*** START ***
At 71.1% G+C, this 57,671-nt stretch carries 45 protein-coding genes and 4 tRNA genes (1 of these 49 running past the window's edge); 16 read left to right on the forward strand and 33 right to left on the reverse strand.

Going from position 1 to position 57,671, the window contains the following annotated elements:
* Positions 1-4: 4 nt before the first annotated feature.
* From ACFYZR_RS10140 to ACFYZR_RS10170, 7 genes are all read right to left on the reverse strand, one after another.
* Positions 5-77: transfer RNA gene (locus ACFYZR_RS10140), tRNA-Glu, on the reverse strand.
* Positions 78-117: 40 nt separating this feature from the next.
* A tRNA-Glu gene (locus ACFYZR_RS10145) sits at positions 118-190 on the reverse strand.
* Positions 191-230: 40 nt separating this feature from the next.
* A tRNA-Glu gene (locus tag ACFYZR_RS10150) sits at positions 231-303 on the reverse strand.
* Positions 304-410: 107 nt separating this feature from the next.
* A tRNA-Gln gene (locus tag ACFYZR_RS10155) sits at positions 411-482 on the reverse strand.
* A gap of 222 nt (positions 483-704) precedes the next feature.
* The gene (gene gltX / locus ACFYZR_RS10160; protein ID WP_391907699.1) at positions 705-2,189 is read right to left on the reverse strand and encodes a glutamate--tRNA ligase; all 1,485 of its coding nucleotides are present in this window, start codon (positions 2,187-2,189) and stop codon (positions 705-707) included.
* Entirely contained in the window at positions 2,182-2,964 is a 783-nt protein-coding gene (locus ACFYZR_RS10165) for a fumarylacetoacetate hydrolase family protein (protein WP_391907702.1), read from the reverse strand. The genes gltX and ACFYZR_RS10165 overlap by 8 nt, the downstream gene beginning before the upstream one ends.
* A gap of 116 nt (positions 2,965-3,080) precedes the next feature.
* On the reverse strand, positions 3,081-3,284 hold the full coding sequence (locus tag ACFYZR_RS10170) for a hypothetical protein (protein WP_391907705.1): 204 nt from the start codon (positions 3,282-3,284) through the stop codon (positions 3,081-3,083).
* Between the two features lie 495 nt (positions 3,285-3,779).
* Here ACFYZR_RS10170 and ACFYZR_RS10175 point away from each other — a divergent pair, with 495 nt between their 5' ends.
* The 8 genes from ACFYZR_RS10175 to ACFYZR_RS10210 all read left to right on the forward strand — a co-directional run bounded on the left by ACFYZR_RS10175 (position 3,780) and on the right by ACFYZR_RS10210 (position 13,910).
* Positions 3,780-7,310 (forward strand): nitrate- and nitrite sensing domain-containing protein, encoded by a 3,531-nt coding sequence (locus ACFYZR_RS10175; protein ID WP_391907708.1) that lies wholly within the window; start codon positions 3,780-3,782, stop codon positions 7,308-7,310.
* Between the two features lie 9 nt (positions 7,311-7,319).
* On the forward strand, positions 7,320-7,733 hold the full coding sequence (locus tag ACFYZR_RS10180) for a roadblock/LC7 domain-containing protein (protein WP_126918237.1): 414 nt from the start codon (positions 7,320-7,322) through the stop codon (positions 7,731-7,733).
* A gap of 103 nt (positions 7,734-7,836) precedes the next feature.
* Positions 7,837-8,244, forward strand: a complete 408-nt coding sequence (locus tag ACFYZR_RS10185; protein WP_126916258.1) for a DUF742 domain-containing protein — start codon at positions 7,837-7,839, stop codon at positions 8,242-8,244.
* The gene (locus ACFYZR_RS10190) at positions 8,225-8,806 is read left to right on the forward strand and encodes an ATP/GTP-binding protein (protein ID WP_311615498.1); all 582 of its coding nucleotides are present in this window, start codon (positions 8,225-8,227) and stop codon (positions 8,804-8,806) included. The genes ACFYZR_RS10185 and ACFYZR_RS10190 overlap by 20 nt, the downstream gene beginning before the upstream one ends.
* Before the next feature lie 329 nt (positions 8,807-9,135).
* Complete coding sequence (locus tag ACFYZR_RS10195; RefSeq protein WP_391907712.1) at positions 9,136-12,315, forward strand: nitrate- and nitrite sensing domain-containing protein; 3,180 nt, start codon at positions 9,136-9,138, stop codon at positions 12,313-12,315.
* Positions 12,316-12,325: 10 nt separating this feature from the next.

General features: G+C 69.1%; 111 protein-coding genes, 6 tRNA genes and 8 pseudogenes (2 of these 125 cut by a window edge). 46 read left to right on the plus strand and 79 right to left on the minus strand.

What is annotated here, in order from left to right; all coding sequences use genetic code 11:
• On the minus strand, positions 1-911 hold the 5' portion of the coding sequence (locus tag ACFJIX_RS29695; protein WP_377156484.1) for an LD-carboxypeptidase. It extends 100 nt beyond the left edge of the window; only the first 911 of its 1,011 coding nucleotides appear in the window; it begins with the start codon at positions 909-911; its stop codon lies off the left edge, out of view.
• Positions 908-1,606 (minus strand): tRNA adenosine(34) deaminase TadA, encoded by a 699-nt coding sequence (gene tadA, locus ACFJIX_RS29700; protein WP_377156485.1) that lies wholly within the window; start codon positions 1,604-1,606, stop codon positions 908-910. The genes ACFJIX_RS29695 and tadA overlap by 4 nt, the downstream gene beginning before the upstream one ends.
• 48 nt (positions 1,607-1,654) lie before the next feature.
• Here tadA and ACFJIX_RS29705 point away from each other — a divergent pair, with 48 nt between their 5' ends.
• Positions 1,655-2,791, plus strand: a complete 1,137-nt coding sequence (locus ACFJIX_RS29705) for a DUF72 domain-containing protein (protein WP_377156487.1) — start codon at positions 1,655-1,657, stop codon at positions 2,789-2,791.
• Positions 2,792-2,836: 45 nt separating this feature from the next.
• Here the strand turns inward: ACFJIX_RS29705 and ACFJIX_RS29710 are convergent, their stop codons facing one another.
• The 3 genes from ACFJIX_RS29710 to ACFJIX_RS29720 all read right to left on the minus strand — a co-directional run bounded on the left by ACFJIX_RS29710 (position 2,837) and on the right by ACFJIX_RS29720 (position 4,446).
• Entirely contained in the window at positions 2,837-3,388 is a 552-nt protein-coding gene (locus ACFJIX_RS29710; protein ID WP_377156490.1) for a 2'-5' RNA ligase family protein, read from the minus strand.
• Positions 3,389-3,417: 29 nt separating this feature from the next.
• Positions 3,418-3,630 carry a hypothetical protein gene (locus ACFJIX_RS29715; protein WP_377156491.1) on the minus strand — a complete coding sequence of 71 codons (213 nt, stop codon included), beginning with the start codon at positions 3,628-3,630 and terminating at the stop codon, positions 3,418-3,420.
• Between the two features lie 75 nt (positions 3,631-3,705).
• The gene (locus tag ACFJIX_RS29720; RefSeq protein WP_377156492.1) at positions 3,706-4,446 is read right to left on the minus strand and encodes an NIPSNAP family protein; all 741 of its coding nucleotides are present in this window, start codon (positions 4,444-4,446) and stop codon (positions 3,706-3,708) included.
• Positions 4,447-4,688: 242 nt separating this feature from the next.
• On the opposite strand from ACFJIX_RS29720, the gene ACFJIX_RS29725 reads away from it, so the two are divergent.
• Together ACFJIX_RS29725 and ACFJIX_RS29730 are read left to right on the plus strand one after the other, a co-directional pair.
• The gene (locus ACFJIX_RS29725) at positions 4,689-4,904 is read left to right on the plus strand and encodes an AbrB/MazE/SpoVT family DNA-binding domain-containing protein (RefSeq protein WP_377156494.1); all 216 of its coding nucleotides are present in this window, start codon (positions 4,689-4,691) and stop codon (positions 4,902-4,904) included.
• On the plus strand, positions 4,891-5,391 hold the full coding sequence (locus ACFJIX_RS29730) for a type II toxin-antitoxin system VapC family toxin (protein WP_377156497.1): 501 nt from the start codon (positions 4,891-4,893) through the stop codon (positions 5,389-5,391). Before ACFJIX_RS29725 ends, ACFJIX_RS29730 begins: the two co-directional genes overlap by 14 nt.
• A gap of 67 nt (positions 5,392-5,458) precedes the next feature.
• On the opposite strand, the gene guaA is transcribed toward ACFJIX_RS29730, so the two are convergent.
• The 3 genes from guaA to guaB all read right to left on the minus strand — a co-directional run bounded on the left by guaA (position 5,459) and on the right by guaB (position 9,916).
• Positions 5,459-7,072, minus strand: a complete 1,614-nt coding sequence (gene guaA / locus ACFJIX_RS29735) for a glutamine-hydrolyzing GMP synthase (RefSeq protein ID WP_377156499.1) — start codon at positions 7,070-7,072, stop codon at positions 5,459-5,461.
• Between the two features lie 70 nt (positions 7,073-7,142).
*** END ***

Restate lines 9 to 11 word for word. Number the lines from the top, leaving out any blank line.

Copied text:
* A tRNA-Glu gene (locus tag ACFYZR_RS10150) sits at positions 231-303 on the reverse strand.
* Positions 304-410: 107 nt separating this feature from the next.
* A tRNA-Gln gene (locus tag ACFYZR_RS10155) sits at positions 411-482 on the reverse strand.